Wednesday, April 12, 2023

How to Enchant a Bookshop to be published

Every story needs a beginning, a middle, and an end. That's true even when the story sprawls across several plays.

The Enchanted Bookshop was the end of the story (spoiler alert!). Of course, the play ends with the book characters disappearing into their books as they sacrifice themselves in order to save the shop. No possibility of a follow-up there.

An Enchanted Bookshop Christmas was the middle. It takes place before the original play, and although everyone knows the characters won't disappear, there's still plenty of tension as the audience wonders how the missing bookmark will be found.

But both of these plays hinted at a mysterious beginning, the story of how A Likely Story became enchanted in the first place. Sure, in the original play, Book Fairy provided a vague explanation of why she gave the gift of life to that beloved band of literary characters. But she never explained how she did it. Or how she learned the spell. Or who those first characters she brought to life were.

Which is why I wrote How to Enchant a Bookshop. Call it the origin story of the Enchanted Bookshop universe.

And that leads to an interesting story. I don't think I'm giving anything away by admitting that Pioneer Drama Service originally rejected the script. They were worried it would water down the stories I already had. And I get that. I was a little worried about that too.

But I told them I felt it was a story that to be told. Again, the beginning to the wildly popular middle and end. And they were generous enough to reconsider it.

Under one condition. That I revise it as a one-act play.

It made a lot of sense. Although The Enchanted Bookshop is relatively short for a full-length play, at sixty minutes it's too long to perform during one class period or as part of an evening of short plays. Making it a one-act would allow me to complete A Likely Story's story while opening a whole new market for Margie and friends.

The editing turned out to be a slam dunk. I cut two characters. The first was a customer who satirized those who prefer buying their books online rather than from a friendly, knowledgeable bookseller but didn't advance the plot. The second was none other that Cosette from Les Miserables, who was an interesting addition but never came alive for me on the page.

More importantly, I cut 16 pages, slimming the script from a plump 63 pages to a much more svelte 47. It wasn't as hard as you might think. Cutting those two characters accounted for about 5 of the pages and the rest came from deleting gags that didn't work (I had way too many of those!).

The result? A tight, charming, and hilarious play (if I do say so myself) that's perfect for elementary schools, not just because of its length but also because the story is lighter in tone and most of the new literary characters I added would appeal more to younger folk.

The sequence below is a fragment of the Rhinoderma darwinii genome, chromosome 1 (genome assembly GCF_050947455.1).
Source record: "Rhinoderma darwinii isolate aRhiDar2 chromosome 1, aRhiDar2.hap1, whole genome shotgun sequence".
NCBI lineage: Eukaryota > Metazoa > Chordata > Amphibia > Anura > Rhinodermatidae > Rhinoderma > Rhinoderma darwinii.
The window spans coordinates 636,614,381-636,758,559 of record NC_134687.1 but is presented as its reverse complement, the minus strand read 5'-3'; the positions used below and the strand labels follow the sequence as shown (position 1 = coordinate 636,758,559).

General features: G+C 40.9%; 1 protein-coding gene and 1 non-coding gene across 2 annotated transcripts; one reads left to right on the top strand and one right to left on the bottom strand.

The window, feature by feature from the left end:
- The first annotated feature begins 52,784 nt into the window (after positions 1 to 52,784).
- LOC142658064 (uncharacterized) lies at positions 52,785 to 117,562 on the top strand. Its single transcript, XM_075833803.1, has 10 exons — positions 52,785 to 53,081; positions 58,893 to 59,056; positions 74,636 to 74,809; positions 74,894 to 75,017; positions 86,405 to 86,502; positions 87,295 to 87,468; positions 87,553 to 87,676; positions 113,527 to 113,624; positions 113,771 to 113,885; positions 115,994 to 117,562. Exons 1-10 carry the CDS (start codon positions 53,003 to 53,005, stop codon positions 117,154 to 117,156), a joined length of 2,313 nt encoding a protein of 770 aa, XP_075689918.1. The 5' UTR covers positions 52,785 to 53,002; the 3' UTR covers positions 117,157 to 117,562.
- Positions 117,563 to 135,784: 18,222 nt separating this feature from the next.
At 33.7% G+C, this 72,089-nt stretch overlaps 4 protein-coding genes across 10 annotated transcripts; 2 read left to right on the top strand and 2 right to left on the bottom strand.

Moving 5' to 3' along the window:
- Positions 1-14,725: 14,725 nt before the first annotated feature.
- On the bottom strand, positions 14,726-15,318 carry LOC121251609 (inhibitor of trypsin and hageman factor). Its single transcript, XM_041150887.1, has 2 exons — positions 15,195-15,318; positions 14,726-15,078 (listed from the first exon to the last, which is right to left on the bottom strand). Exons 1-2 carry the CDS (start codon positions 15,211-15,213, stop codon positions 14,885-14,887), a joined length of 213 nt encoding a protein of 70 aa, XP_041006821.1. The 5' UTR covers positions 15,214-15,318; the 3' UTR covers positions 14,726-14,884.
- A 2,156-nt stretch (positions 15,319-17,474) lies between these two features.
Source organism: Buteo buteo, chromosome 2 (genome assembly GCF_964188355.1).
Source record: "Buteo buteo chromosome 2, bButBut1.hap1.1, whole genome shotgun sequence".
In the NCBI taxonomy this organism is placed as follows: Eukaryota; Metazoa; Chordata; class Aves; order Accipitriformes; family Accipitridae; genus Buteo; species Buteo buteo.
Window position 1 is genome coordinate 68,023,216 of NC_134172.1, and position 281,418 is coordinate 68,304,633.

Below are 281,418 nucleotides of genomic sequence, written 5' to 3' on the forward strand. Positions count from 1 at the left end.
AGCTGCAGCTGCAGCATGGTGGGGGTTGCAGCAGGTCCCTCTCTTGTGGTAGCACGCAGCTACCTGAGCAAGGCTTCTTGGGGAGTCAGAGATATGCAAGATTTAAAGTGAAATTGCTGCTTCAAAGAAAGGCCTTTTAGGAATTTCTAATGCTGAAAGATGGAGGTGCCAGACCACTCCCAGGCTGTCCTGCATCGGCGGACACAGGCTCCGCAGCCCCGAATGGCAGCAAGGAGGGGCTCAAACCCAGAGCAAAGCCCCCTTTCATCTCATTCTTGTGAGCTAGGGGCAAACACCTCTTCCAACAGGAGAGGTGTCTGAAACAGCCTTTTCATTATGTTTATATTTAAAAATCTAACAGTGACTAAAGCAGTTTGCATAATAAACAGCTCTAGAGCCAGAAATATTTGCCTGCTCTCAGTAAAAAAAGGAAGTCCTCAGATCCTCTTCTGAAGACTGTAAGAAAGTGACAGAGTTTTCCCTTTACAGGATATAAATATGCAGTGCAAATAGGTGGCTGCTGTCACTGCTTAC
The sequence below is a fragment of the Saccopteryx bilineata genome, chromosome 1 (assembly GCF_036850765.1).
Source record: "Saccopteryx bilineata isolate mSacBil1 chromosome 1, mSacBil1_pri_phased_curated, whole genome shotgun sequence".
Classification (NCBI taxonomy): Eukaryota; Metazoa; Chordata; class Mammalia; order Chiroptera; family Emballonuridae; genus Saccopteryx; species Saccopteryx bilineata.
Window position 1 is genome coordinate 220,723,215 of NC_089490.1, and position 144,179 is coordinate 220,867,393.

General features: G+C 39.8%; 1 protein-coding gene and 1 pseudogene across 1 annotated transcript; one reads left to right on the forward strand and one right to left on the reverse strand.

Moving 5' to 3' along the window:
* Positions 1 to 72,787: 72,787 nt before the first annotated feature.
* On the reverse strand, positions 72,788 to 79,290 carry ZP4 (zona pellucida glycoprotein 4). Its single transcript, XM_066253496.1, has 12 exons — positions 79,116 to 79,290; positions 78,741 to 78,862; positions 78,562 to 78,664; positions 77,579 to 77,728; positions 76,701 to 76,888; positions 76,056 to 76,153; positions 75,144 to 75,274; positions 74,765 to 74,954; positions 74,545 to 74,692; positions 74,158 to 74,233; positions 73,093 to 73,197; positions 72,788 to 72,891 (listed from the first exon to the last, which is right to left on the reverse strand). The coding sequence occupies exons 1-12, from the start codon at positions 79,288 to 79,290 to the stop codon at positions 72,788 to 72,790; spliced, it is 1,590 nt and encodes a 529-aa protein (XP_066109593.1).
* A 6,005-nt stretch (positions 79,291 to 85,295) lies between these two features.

Who are those kid-skewing characters? Well, one is Cinderella, who's described in the script as "not the Disney version". The other two are the answer to that question I posed earlier: who were the first characters to be brought to life in Margie's bookshop?

And here they are:

TOM THUMB: Oh, Hunca Munca! Have you ever seen such a glorious sight?

HUNCA MUNCA: What is this place, Tom Thumb? It certainly doesn't look like the dollhouse.

TOM THUMB: No, indeed. Why, if I ventured a guess, I would say that we're in a bookshop.

HUNCA MUNCA: A bookshop? What, pray tell, is a bookshop?

TOM THUMB: A bookshop is a place where humans store books so that mice like us may dine upon them.

HUNCA MUNCA: Oh, Tom! I should so like to sample these books! They look simply scrumptious!

TOM THUMB: And so many of them! I should think we should feast for weeks!

Give up? They're the titular characters from the Beatrix Potter story, The Tale of Two Bad Mice. And boy, are they hungry!

I'm hoping some schools and community theaters will see the benefit of performing both How to Enchant a Bookshop and The Enchanted Bookshop in a single afternoon or evening. After all, the total playing time will be around an hour and 40 minutes, comparable to a normal full-length play. And they offer roles for two whole sets of casts, adding up to a whopping 41 parts!

I'm excited to see how this new play fares. Look for it to be available for the new school year this fall.

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